Servlet 3.0 supports both use cases.

Simply put it works like this:

  • a request is received
  • an asynchronuous context is started for it and it is stored somewhere
  • asynchronous processing could be started – such as calling a back end service using an Executor; when done, the processing would use the AsynchContext to write the response to the client or forward the request to another party such as a Servlet or JSP (that do not need to be asynchronous) for generating the response
  • instead of some asynchrously started processing, the application can wait for events to occur that can lead to retrieving the Asynch Context and write some data to the Response.

At any rate, the initial servlet thread can be relinquished when the AsynchContext is created for the request.

It is up to the client to properly deal with the asynchronous response. Common issues to deal with are the time out of the client request and the irregularly receiving of response bits and pieces; the response may not be complete for a  very long time, the server sending pieces of data to the response whenever events occur. Smart JavaScript AJAX processing needs to deal with these responses.

Martin discussed a nice use case – of Pizza Delivery Service:

Through Web Application, the customer orders a pizza. The request is received and dealt with asynchronously. That means an AsynchContext is initialized for the request, this context is stored in a (application scope) Map under the orderId key and an initial response could be written. New orders are dealt with in the same way.

The Cook also uses a Web Application, that shows the orders that should be processed. When the initial cook’s request was received, that too started an AsynchContext that was stored in the application scope. When a new order is received, the Cook’s AsynchContext is retrieved and the new order details are written to the Response. This will lead to an immediate update of the Cook’s Web UI – provided that his client side logic can handle the bits of information sent asynchronously.

With every step of the pizza preparation process – add tomato sauce, add cheese, add salami,… – the Cook could update the order details in the web application. These are sent to the server. The server can retrieve from the Map with customer AsynchContext objects the context for the Order’s Customer and write some details about the cooking process to the Response. This would update the Web Interface for the customer with the latest state of his pizza.

The Delivery department could likewise have started an Asynch Context when first logging in. When the pizza is ready for delivery, the context’s response object’s writer is retrieved and order and delivery details are written to it – asynchronously and near-instanteanously updating the Delivery Web Page.

Note: The customers, cook and delivery department to not hold threads locked. They only consume threads when information is exchanged.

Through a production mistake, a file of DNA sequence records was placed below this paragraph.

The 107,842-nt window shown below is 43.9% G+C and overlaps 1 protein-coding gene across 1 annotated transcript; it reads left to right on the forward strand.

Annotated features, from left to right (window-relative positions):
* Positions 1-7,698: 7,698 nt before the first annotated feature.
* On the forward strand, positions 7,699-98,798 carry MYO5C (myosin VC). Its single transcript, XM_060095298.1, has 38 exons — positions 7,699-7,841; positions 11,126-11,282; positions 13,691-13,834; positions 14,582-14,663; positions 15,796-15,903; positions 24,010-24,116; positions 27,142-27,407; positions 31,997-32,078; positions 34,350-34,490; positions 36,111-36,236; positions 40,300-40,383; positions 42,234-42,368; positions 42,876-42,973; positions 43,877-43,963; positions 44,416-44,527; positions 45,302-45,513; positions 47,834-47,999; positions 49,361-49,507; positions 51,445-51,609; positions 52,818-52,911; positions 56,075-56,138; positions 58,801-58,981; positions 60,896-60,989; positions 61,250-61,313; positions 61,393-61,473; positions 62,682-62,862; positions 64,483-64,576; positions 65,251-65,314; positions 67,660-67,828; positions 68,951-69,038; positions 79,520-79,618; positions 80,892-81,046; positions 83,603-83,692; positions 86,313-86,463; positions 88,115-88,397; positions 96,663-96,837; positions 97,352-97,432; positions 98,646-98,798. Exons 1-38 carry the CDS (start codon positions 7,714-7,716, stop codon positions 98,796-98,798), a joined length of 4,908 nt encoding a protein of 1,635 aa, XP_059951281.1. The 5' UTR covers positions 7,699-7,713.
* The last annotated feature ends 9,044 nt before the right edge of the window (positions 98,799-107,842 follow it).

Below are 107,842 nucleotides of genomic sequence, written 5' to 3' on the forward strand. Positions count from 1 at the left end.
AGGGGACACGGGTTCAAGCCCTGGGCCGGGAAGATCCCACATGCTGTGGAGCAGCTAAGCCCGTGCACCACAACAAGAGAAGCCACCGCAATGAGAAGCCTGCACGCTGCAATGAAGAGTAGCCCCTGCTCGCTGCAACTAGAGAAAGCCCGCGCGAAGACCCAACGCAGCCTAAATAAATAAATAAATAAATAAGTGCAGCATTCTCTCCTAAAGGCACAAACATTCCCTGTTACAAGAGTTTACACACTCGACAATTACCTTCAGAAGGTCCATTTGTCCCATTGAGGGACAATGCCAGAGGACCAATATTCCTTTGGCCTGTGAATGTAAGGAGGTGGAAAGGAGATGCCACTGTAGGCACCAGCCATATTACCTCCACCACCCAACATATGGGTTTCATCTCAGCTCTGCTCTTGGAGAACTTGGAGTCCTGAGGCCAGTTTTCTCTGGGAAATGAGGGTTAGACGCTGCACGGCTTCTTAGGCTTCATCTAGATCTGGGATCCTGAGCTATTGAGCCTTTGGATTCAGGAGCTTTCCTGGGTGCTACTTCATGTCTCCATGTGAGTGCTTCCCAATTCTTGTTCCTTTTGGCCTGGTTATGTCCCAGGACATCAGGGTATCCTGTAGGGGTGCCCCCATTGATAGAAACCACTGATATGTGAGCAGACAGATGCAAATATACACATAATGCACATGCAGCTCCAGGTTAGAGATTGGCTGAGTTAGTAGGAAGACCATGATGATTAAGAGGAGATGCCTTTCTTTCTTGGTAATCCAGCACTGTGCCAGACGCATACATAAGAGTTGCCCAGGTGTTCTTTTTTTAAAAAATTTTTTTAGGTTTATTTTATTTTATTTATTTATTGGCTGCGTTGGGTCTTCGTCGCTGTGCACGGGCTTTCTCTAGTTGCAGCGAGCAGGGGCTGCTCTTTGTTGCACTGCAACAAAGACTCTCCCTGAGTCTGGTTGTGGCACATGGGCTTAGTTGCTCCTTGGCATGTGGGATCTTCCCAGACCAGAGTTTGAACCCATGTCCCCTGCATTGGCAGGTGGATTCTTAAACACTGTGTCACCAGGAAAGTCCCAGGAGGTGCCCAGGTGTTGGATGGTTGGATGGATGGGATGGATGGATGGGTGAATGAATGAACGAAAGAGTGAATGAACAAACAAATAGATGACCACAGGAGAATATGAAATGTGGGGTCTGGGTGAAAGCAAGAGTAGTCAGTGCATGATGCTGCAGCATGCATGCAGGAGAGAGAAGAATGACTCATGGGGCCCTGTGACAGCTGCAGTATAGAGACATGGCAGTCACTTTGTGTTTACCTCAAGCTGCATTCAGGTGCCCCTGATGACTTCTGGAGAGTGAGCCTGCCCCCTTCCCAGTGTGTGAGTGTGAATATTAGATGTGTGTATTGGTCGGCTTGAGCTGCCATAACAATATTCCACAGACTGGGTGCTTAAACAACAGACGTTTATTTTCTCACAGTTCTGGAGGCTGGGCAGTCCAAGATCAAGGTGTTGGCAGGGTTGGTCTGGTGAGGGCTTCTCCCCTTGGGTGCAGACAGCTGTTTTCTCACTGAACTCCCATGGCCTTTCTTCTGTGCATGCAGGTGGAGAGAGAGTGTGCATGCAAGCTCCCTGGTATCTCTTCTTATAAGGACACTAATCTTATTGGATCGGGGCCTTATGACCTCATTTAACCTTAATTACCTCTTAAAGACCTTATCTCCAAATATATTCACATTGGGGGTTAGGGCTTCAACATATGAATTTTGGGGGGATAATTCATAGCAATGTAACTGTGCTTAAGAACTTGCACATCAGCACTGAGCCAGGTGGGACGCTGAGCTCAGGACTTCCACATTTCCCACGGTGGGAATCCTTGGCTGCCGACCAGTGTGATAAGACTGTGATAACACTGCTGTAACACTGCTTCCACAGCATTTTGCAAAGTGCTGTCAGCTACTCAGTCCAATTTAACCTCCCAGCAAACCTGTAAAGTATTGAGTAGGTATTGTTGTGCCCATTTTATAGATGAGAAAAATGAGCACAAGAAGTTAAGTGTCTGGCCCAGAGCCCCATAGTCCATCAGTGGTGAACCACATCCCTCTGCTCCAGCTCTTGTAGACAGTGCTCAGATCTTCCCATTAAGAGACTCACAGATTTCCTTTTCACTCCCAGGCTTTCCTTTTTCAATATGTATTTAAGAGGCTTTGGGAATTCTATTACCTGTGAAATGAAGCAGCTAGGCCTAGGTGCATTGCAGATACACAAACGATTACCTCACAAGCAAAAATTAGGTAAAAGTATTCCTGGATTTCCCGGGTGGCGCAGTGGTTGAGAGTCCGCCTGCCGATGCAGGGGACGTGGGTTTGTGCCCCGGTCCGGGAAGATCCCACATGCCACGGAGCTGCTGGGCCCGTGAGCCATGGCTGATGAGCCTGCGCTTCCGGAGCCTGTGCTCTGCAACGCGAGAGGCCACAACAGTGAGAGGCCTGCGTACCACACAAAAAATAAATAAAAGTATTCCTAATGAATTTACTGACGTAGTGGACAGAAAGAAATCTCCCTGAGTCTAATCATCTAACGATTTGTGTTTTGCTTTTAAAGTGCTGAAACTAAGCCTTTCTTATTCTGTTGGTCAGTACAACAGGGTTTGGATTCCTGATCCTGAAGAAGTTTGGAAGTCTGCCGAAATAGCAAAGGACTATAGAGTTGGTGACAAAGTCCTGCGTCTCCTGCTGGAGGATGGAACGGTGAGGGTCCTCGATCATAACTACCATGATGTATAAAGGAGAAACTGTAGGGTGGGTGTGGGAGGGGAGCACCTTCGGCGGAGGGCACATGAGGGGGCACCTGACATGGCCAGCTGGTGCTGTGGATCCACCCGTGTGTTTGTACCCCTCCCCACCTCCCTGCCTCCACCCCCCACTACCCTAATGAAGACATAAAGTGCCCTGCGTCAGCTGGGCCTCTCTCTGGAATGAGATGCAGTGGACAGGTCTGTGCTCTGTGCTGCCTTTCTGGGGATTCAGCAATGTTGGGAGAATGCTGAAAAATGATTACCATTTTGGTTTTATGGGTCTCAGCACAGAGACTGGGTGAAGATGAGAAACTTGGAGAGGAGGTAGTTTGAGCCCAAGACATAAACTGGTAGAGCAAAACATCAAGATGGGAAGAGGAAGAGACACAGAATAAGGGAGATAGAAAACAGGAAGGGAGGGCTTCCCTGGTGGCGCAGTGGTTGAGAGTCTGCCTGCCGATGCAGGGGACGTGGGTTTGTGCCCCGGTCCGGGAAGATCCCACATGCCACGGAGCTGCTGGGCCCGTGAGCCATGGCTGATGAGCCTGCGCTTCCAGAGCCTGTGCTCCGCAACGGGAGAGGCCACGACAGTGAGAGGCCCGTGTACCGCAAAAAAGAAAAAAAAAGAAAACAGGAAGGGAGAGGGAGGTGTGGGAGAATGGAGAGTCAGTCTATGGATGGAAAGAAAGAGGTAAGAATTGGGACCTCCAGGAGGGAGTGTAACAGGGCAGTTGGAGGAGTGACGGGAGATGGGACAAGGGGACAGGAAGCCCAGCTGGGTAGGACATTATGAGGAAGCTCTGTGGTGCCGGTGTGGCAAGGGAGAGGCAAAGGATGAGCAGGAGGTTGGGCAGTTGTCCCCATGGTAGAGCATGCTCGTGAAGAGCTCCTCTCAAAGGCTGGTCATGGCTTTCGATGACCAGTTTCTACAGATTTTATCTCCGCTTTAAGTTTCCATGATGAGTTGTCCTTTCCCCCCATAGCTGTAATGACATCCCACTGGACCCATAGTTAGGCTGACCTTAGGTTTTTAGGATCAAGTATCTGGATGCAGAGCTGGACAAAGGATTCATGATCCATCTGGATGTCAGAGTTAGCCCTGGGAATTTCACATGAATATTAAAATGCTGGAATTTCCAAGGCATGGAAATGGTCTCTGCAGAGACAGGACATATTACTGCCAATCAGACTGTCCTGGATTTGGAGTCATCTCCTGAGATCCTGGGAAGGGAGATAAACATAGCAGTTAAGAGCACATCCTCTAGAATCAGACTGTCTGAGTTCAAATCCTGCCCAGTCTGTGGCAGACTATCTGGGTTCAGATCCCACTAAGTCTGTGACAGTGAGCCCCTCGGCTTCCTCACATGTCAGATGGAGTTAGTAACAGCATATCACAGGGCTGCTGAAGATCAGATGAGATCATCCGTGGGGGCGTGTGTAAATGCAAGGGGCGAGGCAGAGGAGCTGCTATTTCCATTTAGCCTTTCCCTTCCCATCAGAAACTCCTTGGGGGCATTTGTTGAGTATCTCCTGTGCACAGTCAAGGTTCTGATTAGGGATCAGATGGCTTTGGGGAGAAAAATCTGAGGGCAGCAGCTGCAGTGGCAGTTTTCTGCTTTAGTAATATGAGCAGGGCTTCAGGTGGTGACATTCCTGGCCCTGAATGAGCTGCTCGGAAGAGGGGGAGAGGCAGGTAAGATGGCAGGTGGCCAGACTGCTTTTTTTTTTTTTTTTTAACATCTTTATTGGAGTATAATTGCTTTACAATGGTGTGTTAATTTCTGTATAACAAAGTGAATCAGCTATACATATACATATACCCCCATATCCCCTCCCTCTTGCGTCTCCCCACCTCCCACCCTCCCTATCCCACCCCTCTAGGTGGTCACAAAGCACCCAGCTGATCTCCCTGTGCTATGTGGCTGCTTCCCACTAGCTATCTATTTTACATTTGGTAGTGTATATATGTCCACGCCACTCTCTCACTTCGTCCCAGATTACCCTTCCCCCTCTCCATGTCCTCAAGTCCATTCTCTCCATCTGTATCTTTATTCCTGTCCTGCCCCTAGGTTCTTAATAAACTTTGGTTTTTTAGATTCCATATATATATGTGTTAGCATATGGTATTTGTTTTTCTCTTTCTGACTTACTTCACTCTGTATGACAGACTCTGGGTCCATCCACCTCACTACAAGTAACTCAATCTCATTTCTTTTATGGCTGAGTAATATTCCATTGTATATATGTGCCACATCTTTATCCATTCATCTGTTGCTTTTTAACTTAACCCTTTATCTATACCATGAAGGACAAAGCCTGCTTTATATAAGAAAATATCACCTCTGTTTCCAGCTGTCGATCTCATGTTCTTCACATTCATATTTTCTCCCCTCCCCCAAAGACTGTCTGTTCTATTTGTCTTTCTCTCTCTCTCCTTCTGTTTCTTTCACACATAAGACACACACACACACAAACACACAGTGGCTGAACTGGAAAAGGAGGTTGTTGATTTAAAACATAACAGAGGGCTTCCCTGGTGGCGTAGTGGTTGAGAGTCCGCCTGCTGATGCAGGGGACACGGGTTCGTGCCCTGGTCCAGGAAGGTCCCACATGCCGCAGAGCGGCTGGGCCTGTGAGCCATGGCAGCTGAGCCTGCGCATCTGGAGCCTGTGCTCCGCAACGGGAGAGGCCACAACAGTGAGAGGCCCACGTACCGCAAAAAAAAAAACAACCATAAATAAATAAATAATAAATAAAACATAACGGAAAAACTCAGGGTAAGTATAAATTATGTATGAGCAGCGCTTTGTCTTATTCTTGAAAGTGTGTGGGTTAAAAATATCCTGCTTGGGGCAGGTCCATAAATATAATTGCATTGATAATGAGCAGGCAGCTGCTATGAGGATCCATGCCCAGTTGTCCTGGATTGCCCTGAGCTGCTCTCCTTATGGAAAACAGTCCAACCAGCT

The code required includes:

@WebServlet("/pizza" asyncSupported=true)public class MyServlet extends HttpServlet {    public void doGet(HttpServletRequest req, HttpServletResponse res) {        ...        // if some parameter is NewOrder (as opposed to CookingUpdate, ReadyForDelivery)        AsyncContext aCtx = req.startAsync(req, res);        // store aCtx in the application scope Map with Order context objects        // perhaps write a first response (order successfullt received, now being processed)        // get the Cook's Context object        cookCtx.getResponse().getWriter().print(.... new order details....);    }}

To finish an asynchronous request, we can call the complete() method on the AsynchContext. Another method on the context that we can use instead is the forward() to have the processing completed by another Servlet or JSP (that do not necessarily support asynch).

We can configure Listeners on the AsynchContext() that are called onComplete or onTimeout event.

Beyond the current spec

Martin Marinschek told that the final spec may also describe an API for file upload. Currently there is no standard for Servlet Based File Uploading. Everyone rolls his own or relies on the de facto standard Commons Fileupload.

Not yet part of the spec, but also under discussion is the ability to log in and log out programmatically. New APIs will be added to HTTPServletRequest to enable this. The login method of HTTPServletRequest will allow the application or framework to force a container-mediated authentication. The logout method of HTTPServletRequest and HTTPSession allows an application to reset the authentication state of the request.

JSF 2.0 – Currently in Public Review (until 26th January 2009)

See later blog article.


An early access implementation of some of the features are available in the GlassFish nightly build.

An introduction to Servlet 3.0 by Deepa Sobhana

Servlet 3.0 From the Source (Rajiv Mordani’s blog)

Servlet 3.0 Pluggability (Rajiv Mordani’s blog)

Asynchronous Support in Servlet 3.0 (Rajiv Mordani’s Blog)


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About Author

Lucas Jellema, active in IT (and with Oracle) since 1994. Oracle ACE Director and Oracle Developer Champion. Solution architect and developer on diverse areas including SQL, JavaScript, Docker, Machine Learning, Java, SOA and microservices, events in various shapes and forms and many other things. Author of the Oracle Press books: Oracle SOA Suite 11g Handbook and Oracle SOA Suite 12c Handbook. Frequent presenter on community events and conferences such as JavaOne, Oracle Code and Oracle OpenWorld.